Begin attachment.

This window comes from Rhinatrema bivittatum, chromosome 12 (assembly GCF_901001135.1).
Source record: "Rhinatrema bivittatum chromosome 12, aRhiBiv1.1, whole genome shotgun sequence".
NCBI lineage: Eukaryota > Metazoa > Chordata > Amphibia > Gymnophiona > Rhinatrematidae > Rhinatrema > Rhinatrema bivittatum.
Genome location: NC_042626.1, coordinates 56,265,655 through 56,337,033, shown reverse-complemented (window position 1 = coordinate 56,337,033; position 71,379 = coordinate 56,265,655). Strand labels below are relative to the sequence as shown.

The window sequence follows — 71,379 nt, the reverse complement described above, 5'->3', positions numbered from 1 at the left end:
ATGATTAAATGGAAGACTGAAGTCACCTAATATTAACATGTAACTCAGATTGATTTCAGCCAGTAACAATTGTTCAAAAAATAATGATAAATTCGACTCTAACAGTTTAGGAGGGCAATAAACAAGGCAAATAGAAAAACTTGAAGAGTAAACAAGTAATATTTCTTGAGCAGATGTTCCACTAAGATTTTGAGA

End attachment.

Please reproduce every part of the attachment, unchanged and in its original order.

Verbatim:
This window comes from Rhinatrema bivittatum, chromosome 12 (assembly GCF_901001135.1).
Source record: "Rhinatrema bivittatum chromosome 12, aRhiBiv1.1, whole genome shotgun sequence".
NCBI lineage: Eukaryota > Metazoa > Chordata > Amphibia > Gymnophiona > Rhinatrematidae > Rhinatrema > Rhinatrema bivittatum.
Genome location: NC_042626.1, coordinates 56,265,655 through 56,337,033, shown reverse-complemented (window position 1 = coordinate 56,337,033; position 71,379 = coordinate 56,265,655). Strand labels below are relative to the sequence as shown.

The window sequence follows — 71,379 nt, the reverse complement described above, 5'->3', positions numbered from 1 at the left end:
ATGATTAAATGGAAGACTGAAGTCACCTAATATTAACATGTAACTCAGATTGATTTCAGCCAGTAACAATTGTTCAAAAAATAATGATAAATTCGACTCTAACAGTTTAGGAGGGCAATAAACAAGGCAAATAGAAAAACTTGAAGAGTAAACAAGTAATATTTCTTGAGCAGATGTTCCACTAAGATTTTGAGA